Booster trial aims to improve immunity in vulnerable people

Young African American man receiving a COVID-19 vaccine

Credit: Ivan Pantic, Getty Images

A clinical trial is investigating if taking a break from immune-suppressing drugs can help vulnerable people mount a better immune response to COVID-19 booster jabs.

The vaccine response on/off methotrexate (VROOM) trial is led by the University of Nottingham and funded by:

  • Medical Research Council
  • National Institute for Health Research (NIHR).

1.3 million prescribed methotrexate

Around 1.3 million people in the UK are prescribed methotrexate, an immune-suppressing drug, for conditions like rheumatoid arthritis and psoriasis.

Methotrexate is effective at controlling these conditions and is as first-line therapy for many illnesses.

But it reduces the body’s ability to fight infections and generate a robust response to flu and pneumonia vaccines.

Many of the people who take methotrexate were among those advised to shield in the first phase of the pandemic.

Pausing medication after COVID-19 booster

The VROOM team is recruiting 560 patients currently taking methotrexate.

They will investigate whether taking a two-week break in this drug immediately after receiving the COVID-19 booster jab improves their immune response to vaccination.

They will also investigate whether this also prevents flare-ups of their long-term illness.

The study will take between one to two years to complete.

All participants will have had the Pfizer-BioNTech vaccine as their third jab as part of the national vaccination programme against COVID-19.

Two-week ‘treatment holiday’

A previous study from Korea showed that a two-week ‘treatment holiday’ from methotrexate after the flu vaccine increased the patients’ immune response to that vaccine.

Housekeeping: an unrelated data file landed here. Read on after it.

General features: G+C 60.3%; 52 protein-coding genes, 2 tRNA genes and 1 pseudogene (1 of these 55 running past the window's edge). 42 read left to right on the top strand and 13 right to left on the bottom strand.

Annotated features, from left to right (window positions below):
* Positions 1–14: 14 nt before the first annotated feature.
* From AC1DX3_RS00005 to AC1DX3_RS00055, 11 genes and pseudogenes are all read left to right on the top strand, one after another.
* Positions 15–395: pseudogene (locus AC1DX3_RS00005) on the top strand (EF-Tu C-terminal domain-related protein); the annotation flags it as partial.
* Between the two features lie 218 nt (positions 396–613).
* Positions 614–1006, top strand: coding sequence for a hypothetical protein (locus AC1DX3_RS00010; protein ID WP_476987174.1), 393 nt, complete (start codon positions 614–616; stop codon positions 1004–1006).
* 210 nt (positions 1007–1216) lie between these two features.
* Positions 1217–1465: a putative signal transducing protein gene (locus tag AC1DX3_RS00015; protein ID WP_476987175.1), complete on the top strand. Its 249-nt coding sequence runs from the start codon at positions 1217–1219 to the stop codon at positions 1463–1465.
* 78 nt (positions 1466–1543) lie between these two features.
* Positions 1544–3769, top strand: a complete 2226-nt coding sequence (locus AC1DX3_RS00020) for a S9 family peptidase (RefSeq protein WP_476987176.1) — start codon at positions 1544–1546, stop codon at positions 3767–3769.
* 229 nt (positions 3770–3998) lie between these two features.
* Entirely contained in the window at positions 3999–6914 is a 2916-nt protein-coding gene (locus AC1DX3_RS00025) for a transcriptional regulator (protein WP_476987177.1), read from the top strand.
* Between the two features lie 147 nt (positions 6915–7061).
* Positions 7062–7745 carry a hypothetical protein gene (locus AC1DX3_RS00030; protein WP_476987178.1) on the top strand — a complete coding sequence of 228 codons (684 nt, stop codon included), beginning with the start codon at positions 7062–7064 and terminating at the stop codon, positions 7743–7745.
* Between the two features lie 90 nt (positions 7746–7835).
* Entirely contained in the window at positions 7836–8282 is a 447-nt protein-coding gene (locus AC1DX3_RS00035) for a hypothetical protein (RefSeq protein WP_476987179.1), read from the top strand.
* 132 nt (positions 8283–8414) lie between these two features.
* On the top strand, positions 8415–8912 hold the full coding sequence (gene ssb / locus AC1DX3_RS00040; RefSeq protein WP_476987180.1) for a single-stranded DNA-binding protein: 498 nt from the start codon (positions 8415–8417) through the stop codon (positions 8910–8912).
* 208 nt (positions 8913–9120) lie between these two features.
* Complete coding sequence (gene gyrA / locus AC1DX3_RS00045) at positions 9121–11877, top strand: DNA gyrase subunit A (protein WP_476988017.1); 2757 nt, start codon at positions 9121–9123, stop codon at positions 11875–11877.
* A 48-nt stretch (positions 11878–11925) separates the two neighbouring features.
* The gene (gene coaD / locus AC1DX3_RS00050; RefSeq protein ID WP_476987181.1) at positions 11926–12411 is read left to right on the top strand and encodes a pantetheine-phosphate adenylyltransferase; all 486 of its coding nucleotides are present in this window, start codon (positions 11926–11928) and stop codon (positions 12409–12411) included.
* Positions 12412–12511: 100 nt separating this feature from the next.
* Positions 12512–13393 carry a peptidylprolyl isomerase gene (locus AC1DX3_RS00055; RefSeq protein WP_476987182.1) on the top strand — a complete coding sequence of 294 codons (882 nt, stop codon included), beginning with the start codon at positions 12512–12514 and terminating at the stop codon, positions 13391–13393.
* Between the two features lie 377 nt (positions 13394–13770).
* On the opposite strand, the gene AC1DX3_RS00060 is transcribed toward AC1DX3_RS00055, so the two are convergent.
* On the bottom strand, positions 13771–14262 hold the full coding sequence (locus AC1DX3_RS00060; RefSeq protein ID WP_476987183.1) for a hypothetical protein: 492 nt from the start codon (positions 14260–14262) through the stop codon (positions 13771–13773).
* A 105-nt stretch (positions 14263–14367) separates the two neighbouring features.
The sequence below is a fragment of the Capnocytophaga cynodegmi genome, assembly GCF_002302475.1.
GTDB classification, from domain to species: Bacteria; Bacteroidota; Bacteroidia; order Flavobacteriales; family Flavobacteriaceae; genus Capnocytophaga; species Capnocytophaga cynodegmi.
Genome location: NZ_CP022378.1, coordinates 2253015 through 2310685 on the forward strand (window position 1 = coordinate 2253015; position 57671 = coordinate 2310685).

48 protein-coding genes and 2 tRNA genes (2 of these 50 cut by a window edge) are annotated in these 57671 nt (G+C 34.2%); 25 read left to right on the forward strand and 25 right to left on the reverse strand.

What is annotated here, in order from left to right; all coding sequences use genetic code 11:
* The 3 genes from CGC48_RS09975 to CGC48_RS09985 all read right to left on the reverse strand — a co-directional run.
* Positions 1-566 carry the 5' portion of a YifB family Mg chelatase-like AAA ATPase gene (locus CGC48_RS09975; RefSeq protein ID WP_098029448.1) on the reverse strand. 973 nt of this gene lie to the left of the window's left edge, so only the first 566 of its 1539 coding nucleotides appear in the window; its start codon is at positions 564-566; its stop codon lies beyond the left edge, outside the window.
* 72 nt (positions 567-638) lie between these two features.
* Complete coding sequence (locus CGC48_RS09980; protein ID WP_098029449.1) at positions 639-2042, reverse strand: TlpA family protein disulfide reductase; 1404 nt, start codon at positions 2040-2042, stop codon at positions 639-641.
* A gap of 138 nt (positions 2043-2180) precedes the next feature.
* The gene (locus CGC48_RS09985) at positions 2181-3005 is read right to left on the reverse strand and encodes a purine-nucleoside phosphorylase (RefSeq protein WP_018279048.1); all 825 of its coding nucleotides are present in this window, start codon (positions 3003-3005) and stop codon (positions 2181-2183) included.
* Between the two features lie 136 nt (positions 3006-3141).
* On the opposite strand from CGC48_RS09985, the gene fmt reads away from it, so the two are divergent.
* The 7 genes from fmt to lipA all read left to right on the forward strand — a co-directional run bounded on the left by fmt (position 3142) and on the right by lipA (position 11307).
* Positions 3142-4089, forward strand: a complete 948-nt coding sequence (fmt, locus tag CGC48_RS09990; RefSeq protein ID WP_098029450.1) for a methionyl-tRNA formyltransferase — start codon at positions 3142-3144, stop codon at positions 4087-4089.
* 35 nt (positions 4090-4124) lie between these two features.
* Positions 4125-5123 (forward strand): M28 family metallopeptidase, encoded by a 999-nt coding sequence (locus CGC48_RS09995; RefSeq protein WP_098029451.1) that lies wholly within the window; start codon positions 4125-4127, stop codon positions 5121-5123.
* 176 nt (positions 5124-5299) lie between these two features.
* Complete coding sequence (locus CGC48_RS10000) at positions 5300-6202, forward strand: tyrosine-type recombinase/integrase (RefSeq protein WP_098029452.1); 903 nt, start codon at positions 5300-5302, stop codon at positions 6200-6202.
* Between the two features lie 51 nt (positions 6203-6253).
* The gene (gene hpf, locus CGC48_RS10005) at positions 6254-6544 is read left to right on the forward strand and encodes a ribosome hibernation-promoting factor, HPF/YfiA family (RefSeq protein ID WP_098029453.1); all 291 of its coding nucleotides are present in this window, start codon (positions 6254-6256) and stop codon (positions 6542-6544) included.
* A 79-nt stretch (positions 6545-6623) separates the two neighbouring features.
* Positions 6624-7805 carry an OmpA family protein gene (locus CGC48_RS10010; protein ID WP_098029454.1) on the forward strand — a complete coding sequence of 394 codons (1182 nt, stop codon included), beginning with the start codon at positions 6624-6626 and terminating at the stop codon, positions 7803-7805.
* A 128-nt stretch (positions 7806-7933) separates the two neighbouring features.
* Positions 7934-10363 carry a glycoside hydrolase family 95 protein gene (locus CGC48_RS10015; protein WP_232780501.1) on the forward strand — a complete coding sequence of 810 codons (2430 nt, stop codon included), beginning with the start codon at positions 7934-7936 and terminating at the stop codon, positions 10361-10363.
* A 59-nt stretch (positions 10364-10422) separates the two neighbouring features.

But it isn’t known if such an interruption in treatment would improve the protection provided by vaccines against COVID-19.

Double-edged sword

Professor Abhishek, Professor of Rheumatology, at the University of Nottingham and Honorary Consultant Rheumatologist Nottingham University Hospitals NHS Trust, said:

People with inflammatory conditions such as rheumatoid arthritis and skin diseases such as psoriasis face a daily battle dealing with painful and troubling effects of their illness.

This can leave them unable to carry out daily tasks independently.

At the same time, they face a double-edged sword of being more vulnerable to COVID-19, while potentially unable to mount the strongest possible immune response to vaccines against COVID-19, to protect them from the virus following their jab, leaving many of them still fearing the virus.

We hope to find out whether they can safely take a break from medications for their inflammatory conditions and an improved protection from the booster jab, without the risk of a flare-up of their long-term illness which affects their daily lives so heavily.

Over 20 UK hospitals taking part

The study is being delivered in partnership with Oxford Clinical Trials Research Unit at the University of Oxford.

It is running in over 20 hospitals in the UK, supported by the NIHR’s Clinical Research Network.

Last updated: 2 February 2022

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